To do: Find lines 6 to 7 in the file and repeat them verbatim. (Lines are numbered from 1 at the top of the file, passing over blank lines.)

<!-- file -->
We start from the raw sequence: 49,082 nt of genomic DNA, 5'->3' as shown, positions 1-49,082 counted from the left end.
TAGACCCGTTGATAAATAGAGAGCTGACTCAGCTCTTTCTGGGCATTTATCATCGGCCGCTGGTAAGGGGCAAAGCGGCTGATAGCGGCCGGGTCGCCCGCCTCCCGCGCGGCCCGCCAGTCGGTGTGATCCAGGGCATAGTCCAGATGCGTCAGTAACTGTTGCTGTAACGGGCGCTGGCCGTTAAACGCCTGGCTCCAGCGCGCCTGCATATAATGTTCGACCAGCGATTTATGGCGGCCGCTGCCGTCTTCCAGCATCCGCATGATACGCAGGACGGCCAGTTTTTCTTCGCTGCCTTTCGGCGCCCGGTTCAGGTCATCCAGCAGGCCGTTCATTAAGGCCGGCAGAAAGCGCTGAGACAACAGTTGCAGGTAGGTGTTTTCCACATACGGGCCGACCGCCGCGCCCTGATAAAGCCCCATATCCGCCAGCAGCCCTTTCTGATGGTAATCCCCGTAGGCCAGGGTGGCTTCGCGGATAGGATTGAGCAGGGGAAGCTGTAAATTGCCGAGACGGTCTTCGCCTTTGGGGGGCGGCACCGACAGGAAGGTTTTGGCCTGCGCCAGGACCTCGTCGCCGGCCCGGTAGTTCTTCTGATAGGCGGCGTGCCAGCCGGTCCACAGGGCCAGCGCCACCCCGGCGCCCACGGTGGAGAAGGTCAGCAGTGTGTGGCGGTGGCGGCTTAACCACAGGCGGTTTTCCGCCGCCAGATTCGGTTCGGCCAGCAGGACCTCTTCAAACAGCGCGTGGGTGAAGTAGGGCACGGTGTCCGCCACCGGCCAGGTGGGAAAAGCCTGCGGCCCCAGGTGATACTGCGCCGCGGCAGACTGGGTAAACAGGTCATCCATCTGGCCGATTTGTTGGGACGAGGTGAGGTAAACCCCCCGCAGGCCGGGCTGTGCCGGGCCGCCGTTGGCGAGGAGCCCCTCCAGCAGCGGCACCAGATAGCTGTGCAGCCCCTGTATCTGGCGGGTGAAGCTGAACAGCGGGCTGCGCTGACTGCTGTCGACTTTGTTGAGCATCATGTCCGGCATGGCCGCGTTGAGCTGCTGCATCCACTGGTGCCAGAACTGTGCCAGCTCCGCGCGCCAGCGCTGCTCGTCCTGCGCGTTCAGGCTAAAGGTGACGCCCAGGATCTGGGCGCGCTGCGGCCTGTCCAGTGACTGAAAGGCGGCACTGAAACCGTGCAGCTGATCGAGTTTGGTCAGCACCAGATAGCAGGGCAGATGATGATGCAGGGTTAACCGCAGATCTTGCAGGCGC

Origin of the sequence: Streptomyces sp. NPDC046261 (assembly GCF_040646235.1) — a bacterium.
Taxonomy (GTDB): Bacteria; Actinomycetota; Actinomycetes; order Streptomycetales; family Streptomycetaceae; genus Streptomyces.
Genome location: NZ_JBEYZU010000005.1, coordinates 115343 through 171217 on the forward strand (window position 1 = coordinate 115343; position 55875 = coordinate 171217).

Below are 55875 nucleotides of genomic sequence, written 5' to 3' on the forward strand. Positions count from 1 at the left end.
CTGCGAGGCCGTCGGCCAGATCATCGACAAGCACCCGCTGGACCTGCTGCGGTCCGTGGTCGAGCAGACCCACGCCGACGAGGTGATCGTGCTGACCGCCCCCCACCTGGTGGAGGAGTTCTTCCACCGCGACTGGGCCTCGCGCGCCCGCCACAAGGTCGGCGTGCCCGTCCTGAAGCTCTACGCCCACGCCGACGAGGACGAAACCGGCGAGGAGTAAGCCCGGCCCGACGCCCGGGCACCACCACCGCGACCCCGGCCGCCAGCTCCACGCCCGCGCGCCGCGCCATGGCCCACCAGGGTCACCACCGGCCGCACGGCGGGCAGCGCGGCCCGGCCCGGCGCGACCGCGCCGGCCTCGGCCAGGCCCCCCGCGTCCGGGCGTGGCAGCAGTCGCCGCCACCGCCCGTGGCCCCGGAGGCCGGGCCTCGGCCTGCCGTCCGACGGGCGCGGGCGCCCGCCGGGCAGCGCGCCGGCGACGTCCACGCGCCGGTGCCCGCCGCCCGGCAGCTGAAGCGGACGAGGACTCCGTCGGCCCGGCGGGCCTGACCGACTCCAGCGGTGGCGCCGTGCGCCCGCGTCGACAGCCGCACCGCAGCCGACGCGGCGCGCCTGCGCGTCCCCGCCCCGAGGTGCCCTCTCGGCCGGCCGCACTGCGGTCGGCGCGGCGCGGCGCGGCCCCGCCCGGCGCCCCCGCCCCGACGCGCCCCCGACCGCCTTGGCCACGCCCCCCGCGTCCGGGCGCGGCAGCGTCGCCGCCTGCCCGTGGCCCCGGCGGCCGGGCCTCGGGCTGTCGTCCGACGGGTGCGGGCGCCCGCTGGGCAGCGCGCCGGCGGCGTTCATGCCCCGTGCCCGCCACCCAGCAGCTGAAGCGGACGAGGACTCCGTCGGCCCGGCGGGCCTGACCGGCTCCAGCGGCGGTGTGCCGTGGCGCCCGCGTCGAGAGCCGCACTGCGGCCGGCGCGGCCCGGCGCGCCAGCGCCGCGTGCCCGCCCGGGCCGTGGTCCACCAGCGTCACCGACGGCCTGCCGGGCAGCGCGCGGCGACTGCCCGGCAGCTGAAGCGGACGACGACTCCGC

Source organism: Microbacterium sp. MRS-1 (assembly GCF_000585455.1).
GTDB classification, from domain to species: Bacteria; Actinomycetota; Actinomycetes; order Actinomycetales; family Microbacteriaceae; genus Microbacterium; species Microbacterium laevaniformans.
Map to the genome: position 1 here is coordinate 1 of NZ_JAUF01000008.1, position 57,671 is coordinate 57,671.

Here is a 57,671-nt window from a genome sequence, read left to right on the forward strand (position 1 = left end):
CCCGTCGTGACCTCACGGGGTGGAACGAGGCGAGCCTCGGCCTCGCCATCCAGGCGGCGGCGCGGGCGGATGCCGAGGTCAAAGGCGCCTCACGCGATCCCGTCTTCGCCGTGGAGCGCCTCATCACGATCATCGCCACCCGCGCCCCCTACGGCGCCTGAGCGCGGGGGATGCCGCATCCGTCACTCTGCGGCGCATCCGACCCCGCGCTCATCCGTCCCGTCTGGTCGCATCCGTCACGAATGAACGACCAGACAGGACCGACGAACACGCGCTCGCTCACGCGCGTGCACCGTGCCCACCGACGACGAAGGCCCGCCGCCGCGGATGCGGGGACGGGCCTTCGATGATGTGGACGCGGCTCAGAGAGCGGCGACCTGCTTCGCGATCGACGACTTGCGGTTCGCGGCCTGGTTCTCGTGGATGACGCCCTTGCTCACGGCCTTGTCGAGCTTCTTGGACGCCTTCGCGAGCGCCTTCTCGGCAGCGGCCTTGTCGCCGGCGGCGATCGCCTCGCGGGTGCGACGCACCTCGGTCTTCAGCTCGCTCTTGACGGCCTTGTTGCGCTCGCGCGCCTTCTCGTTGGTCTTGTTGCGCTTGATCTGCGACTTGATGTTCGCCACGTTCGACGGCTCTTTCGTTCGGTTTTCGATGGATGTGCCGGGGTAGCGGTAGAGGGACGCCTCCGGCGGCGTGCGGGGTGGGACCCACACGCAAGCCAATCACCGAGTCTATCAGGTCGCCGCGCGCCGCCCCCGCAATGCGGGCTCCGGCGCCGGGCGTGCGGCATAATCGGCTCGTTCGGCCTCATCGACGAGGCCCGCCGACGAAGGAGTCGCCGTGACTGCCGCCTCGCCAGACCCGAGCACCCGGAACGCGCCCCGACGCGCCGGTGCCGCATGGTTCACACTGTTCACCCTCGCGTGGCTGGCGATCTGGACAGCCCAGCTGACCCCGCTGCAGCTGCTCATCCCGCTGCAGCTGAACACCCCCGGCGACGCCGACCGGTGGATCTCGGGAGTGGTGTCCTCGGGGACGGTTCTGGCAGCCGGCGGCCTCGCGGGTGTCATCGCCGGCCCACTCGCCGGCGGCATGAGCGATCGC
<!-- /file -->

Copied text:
Below are 55875 nucleotides of genomic sequence, written 5' to 3' on the forward strand. Positions count from 1 at the left end.
CTGCGAGGCCGTCGGCCAGATCATCGACAAGCACCCGCTGGACCTGCTGCGGTCCGTGGTCGAGCAGACCCACGCCGACGAGGTGATCGTGCTGACCGCCCCCCACCTGGTGGAGGAGTTCTTCCACCGCGACTGGGCCTCGCGCGCCCGCCACAAGGTCGGCGTGCCCGTCCTGAAGCTCTACGCCCACGCCGACGAGGACGAAACCGGCGAGGAGTAAGCCCGGCCCGACGCCCGGGCACCACCACCGCGACCCCGGCCGCCAGCTCCACGCCCGCGCGCCGCGCCATGGCCCACCAGGGTCACCACCGGCCGCACGGCGGGCAGCGCGGCCCGGCCCGGCGCGACCGCGCCGGCCTCGGCCAGGCCCCCCGCGTCCGGGCGTGGCAGCAGTCGCCGCCACCGCCCGTGGCCCCGGAGGCCGGGCCTCGGCCTGCCGTCCGACGGGCGCGGGCGCCCGCCGGGCAGCGCGCCGGCGACGTCCACGCGCCGGTGCCCGCCGCCCGGCAGCTGAAGCGGACGAGGACTCCGTCGGCCCGGCGGGCCTGACCGACTCCAGCGGTGGCGCCGTGCGCCCGCGTCGACAGCCGCACCGCAGCCGACGCGGCGCGCCTGCGCGTCCCCGCCCCGAGGTGCCCTCTCGGCCGGCCGCACTGCGGTCGGCGCGGCGCGGCGCGGCCCCGCCCGGCGCCCCCGCCCCGACGCGCCCCCGACCGCCTTGGCCACGCCCCCCGCGTCCGGGCGCGGCAGCGTCGCCGCCTGCCCGTGGCCCCGGCGGCCGGGCCTCGGGCTGTCGTCCGACGGGTGCGGGCGCCCGCTGGGCAGCGCGCCGGCGGCGTTCATGCCCCGTGCCCGCCACCCAGCAGCTGAAGCGGACGAGGACTCCGTCGGCCCGGCGGGCCTGACCGGCTCCAGCGGCGGTGTGCCGTGGCGCCCGCGTCGAGAGCCGCACTGCGGCCGGCGCGGCCCGGCGCGCCAGCGCCGCGTGCCCGCCCGGGCCGTGGTCCACCAGCGTCACCGACGGCCTGCCGGGCAGCGCGCGGCGACTGCCCGGCAGCTGAAGCGGACGACGACTCCGC